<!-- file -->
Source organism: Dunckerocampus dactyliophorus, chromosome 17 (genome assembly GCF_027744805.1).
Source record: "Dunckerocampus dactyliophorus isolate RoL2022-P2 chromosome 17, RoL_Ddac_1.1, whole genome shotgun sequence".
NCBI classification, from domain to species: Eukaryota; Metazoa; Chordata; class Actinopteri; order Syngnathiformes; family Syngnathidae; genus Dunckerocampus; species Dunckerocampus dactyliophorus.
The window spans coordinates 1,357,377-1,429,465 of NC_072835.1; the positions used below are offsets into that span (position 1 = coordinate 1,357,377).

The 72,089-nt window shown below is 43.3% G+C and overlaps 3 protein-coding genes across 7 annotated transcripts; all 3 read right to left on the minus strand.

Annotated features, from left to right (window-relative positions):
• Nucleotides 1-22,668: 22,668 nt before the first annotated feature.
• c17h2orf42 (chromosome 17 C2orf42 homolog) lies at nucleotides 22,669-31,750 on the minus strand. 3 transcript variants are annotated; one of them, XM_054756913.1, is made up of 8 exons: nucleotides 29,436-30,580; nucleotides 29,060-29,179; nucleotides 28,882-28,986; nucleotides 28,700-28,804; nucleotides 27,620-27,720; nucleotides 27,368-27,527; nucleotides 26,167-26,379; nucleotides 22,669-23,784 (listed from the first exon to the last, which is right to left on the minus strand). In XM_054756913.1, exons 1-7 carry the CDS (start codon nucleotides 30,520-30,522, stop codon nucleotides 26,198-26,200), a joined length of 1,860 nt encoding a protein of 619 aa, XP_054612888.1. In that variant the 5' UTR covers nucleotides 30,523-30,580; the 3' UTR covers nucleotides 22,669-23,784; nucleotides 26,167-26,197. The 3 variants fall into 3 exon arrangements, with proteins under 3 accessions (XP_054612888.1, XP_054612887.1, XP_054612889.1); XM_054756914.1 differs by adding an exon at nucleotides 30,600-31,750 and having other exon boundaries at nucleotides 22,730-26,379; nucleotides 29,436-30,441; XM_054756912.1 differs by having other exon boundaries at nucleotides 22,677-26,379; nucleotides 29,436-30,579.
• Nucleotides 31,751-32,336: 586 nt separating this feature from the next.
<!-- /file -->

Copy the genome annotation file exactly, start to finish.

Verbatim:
Source organism: Dunckerocampus dactyliophorus, chromosome 17 (genome assembly GCF_027744805.1).
Source record: "Dunckerocampus dactyliophorus isolate RoL2022-P2 chromosome 17, RoL_Ddac_1.1, whole genome shotgun sequence".
NCBI classification, from domain to species: Eukaryota; Metazoa; Chordata; class Actinopteri; order Syngnathiformes; family Syngnathidae; genus Dunckerocampus; species Dunckerocampus dactyliophorus.
The window spans coordinates 1,357,377-1,429,465 of NC_072835.1; the positions used below are offsets into that span (position 1 = coordinate 1,357,377).

The 72,089-nt window shown below is 43.3% G+C and overlaps 3 protein-coding genes across 7 annotated transcripts; all 3 read right to left on the minus strand.

Annotated features, from left to right (window-relative positions):
• Nucleotides 1-22,668: 22,668 nt before the first annotated feature.
• c17h2orf42 (chromosome 17 C2orf42 homolog) lies at nucleotides 22,669-31,750 on the minus strand. 3 transcript variants are annotated; one of them, XM_054756913.1, is made up of 8 exons: nucleotides 29,436-30,580; nucleotides 29,060-29,179; nucleotides 28,882-28,986; nucleotides 28,700-28,804; nucleotides 27,620-27,720; nucleotides 27,368-27,527; nucleotides 26,167-26,379; nucleotides 22,669-23,784 (listed from the first exon to the last, which is right to left on the minus strand). In XM_054756913.1, exons 1-7 carry the CDS (start codon nucleotides 30,520-30,522, stop codon nucleotides 26,198-26,200), a joined length of 1,860 nt encoding a protein of 619 aa, XP_054612888.1. In that variant the 5' UTR covers nucleotides 30,523-30,580; the 3' UTR covers nucleotides 22,669-23,784; nucleotides 26,167-26,197. The 3 variants fall into 3 exon arrangements, with proteins under 3 accessions (XP_054612888.1, XP_054612887.1, XP_054612889.1); XM_054756914.1 differs by adding an exon at nucleotides 30,600-31,750 and having other exon boundaries at nucleotides 22,730-26,379; nucleotides 29,436-30,441; XM_054756912.1 differs by having other exon boundaries at nucleotides 22,677-26,379; nucleotides 29,436-30,579.
• Nucleotides 31,751-32,336: 586 nt separating this feature from the next.